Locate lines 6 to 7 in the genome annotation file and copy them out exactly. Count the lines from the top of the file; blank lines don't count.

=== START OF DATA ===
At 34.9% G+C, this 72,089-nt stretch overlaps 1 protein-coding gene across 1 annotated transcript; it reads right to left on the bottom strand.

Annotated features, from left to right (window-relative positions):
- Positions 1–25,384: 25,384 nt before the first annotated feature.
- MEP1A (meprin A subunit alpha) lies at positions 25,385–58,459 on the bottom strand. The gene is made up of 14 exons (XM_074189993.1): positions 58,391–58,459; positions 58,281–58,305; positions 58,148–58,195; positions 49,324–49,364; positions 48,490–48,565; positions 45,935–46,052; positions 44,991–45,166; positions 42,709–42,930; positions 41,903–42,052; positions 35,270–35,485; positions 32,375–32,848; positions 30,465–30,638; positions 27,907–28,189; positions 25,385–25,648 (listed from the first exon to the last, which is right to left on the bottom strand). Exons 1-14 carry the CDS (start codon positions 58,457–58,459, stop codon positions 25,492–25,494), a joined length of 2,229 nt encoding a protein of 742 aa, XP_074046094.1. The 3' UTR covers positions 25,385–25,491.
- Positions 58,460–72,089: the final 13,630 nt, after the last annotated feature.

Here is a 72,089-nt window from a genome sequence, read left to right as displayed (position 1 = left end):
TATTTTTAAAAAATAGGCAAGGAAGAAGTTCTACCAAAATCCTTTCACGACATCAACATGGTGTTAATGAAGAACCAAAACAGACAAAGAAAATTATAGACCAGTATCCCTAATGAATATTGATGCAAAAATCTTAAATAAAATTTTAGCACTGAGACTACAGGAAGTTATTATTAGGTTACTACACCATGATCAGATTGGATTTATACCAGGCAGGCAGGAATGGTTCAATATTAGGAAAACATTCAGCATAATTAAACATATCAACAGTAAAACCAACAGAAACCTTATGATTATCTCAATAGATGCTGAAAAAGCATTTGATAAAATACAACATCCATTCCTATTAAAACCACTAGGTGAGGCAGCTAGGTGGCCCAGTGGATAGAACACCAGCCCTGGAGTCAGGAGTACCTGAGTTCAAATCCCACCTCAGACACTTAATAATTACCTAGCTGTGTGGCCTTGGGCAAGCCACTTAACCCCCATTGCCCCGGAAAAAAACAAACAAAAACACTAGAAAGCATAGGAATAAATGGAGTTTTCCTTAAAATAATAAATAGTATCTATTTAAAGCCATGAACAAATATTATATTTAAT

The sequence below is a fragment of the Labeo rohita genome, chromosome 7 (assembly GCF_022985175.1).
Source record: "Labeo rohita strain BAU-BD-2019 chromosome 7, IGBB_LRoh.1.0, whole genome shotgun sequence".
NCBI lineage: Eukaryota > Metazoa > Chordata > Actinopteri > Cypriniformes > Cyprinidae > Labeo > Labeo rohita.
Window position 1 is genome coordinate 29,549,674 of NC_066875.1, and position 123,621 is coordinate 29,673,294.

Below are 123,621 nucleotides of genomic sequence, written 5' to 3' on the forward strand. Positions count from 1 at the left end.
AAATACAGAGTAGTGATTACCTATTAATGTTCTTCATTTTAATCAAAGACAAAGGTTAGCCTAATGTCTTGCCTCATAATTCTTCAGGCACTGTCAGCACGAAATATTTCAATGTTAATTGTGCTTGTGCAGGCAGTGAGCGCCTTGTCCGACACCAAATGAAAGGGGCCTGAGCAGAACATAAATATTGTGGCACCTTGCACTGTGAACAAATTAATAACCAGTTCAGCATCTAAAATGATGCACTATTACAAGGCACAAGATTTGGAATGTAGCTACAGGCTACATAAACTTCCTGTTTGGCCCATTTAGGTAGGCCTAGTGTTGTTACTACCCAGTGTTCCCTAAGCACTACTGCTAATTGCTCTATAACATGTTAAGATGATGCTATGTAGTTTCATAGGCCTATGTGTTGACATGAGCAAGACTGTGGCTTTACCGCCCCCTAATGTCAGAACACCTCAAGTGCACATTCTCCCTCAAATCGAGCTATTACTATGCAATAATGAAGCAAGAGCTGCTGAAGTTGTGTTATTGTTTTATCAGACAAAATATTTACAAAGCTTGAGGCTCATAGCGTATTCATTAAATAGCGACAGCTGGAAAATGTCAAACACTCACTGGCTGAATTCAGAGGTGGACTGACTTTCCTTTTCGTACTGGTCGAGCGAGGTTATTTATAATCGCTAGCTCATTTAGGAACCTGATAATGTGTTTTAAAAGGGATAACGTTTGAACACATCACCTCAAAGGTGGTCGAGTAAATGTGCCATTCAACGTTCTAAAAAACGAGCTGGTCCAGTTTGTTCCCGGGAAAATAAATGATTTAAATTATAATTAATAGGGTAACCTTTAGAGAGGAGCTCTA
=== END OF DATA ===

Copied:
Here is a 72,089-nt window from a genome sequence, read left to right as displayed (position 1 = left end):
TATTTTTAAAAAATAGGCAAGGAAGAAGTTCTACCAAAATCCTTTCACGACATCAACATGGTGTTAATGAAGAACCAAAACAGACAAAGAAAATTATAGACCAGTATCCCTAATGAATATTGATGCAAAAATCTTAAATAAAATTTTAGCACTGAGACTACAGGAAGTTATTATTAGGTTACTACACCATGATCAGATTGGATTTATACCAGGCAGGCAGGAATGGTTCAATATTAGGAAAACATTCAGCATAATTAAACATATCAACAGTAAAACCAACAGAAACCTTATGATTATCTCAATAGATGCTGAAAAAGCATTTGATAAAATACAACATCCATTCCTATTAAAACCACTAGGTGAGGCAGCTAGGTGGCCCAGTGGATAGAACACCAGCCCTGGAGTCAGGAGTACCTGAGTTCAAATCCCACCTCAGACACTTAATAATTACCTAGCTGTGTGGCCTTGGGCAAGCCACTTAACCCCCATTGCCCCGGAAAAAAACAAACAAAAACACTAGAAAGCATAGGAATAAATGGAGTTTTCCTTAAAATAATAAATAGTATCTATTTAAAGCCATGAACAAATATTATATTTAAT